San Francisco Creates New Department to Address Homelessness

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 (Photo: Amy Mustasfa/KQED)

This Friday, the city of San Francisco will launch a new Department of Homelessness and Supportive Housing with Jeff Kositsky at the helm. Kositsky, who has advocated for homeless rights for more than twenty years, most recently headed the Hamilton Family Center, an emergency shelter for homeless families. We'll talk with Kositsky about his priorities as the department's inaugural director, including the city's goal of establishing six navigation centers to serve homeless around the city in the next two years.

Interview Highlights

On a Unified Strategy to Address Homelessness

"We need to have a unified city strategy on how we want to address  homelessness, not, you know, 60 different non-profit organizations all working to achieve their very honorable and important missions. But the city needs to decide: this is what we wanna do, these are the number of shelter beds we need, this is the number of housing units we need, this is our expectation around outcomes and success for people exiting shelters or people staying in housing, and then we need to drive our resources towards programs that meet the city’s strategy and the city’s priorities."

On Encampments

"The mayor and I, and I think most people in San Francisco agree that encampments are not a healthy, safe or appropriate place for homeless people to stay. They are dangerous, there’s a high rate of sexual assault and crime. I also think that it’s important to recognize that people who live around the encampments and the businesses around the encampments also suffer from fear, from uncertainty, from disruptions of their lives. ...We are actually going to be announcing today the creation of a special encampment response team that’s going to be led by Jason Albertson, who was a longtime member of the [Homeless Outreach Response Team] and has worked closely with law enforcement in other counties.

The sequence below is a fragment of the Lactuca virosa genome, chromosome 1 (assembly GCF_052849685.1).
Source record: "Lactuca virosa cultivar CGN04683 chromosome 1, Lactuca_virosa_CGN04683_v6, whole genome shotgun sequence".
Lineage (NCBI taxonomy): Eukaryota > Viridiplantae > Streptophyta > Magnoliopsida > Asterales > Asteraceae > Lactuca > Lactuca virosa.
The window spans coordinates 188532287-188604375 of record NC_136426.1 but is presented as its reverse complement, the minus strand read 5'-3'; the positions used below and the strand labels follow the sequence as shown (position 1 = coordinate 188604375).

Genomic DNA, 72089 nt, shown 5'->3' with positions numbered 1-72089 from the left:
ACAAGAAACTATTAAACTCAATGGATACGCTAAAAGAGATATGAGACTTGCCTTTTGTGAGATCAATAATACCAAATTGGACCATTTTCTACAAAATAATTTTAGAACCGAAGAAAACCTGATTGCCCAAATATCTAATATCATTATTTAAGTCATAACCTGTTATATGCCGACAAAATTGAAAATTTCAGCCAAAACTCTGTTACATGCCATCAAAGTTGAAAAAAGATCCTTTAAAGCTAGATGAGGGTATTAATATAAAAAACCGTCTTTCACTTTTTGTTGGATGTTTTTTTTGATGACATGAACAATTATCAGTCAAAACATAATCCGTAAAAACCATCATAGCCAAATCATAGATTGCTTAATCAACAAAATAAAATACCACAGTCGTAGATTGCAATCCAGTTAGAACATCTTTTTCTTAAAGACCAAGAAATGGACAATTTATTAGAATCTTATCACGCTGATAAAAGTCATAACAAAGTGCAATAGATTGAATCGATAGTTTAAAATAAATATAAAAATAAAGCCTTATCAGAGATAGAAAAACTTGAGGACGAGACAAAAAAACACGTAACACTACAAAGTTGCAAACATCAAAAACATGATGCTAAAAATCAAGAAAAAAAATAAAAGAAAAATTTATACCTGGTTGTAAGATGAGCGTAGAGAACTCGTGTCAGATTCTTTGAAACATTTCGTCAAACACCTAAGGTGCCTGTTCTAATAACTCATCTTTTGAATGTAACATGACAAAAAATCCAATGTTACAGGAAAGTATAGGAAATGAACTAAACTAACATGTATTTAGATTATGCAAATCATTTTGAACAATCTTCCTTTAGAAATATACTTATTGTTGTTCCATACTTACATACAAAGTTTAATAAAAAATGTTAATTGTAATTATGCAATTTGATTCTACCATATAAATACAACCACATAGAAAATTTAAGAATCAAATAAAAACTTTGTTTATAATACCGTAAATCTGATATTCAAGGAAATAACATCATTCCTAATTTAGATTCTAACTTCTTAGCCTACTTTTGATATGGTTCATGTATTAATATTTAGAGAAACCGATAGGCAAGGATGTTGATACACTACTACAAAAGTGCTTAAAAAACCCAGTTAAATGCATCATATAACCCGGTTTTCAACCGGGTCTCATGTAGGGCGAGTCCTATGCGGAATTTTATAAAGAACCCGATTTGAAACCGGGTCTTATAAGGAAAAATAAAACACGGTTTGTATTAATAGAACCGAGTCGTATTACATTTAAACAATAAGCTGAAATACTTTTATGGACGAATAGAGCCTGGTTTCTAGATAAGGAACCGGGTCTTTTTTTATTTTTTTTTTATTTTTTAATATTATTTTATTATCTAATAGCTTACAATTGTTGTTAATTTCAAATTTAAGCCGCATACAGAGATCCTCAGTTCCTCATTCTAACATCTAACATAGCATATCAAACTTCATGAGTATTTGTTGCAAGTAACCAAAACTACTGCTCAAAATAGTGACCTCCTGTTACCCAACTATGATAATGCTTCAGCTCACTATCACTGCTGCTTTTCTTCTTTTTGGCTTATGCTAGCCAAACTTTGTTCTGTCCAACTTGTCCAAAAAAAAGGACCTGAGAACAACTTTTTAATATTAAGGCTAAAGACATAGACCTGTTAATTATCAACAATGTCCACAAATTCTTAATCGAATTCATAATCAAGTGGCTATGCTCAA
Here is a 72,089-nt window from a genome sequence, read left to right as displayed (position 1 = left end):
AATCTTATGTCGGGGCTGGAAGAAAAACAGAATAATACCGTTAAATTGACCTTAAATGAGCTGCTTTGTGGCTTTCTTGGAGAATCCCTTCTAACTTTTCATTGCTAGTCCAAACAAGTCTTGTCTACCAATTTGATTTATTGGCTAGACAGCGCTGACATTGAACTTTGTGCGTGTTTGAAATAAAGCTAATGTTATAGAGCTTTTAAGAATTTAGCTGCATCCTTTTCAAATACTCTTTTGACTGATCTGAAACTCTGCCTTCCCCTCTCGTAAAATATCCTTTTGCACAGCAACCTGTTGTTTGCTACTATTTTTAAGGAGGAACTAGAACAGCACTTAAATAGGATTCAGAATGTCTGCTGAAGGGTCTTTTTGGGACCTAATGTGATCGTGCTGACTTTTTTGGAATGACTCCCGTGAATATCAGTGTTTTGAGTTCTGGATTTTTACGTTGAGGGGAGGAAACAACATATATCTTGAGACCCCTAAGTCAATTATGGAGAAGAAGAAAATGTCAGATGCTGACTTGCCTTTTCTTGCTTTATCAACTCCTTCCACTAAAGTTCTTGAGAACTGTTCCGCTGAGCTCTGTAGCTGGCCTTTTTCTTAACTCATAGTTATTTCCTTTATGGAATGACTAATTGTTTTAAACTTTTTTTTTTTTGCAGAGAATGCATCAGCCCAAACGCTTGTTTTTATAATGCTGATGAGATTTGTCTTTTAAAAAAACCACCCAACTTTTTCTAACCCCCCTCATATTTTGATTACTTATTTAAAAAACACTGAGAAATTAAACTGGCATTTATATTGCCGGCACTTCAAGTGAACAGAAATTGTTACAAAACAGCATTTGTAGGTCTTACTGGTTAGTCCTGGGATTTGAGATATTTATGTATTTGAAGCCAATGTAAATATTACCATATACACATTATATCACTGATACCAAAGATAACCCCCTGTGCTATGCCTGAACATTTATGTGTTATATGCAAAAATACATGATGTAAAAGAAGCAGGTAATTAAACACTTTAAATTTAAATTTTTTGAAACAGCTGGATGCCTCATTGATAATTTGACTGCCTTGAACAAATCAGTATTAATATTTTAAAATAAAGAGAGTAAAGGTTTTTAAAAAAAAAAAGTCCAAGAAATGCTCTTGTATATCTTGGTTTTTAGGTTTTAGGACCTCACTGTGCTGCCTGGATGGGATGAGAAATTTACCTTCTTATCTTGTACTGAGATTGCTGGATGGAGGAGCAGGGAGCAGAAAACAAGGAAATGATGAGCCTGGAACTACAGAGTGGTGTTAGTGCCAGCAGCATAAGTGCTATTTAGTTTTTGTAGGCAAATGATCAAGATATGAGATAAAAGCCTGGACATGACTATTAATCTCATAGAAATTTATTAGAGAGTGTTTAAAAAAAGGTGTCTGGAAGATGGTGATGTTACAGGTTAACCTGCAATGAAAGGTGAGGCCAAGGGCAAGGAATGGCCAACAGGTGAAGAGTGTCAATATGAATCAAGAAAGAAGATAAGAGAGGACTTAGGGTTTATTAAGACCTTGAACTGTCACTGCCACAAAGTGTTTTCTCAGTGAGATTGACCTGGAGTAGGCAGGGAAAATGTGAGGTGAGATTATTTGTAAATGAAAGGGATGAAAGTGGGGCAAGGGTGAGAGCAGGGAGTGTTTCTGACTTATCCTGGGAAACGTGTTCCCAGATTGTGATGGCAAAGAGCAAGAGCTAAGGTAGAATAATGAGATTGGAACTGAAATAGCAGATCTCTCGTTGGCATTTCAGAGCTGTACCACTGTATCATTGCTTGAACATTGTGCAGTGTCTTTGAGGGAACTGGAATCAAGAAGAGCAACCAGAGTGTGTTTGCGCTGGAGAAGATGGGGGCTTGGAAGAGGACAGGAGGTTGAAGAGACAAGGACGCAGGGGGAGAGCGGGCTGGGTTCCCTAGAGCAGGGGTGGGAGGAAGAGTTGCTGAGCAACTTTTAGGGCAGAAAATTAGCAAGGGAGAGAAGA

On the Upcoming Election and Ballot Measures


Jeff Kositsky, director, Department of Homelessness & Supportive Housing for the City & County of San Francisco;
former executive director of Hamilton Family Center


"I’m not particularly worried or thinking about ballot measures or what the board of supervisors may or may not do in November. The mayor and I are just staying focused on good policy, trying to address the issue. I think ultimately, I hope, that good policy is what will be the best politics around the issue of homelessness."

 On Street Crime

"People conflate street crime with homelessness and it’s often not the case. ... I don’t believe Supervisors [Scott] Wiener or [Mark] Farrell are looking for a crackdown on homeless people or expect the police to crack down on homeless folks. What they’re trying to do is find ways to enforce existing laws that are more effective, to make sure our neighborhoods are safer. ... I don’t believe there is very much benefit to giving somebody a ticket because they’re sleeping on the street because they have nowhere else to go. However, I do believe if people are out on the streets breaking laws – that that needs to be, needs to be addressed.

On Permanent Housing

"I think we should really drive our investments towards permanent solutions to homelessness, like the Rapid Rehousing Program or permanent housing. Shelter and transitional housing only solves the problem of sleep; housing is what is going to solve homelessness."


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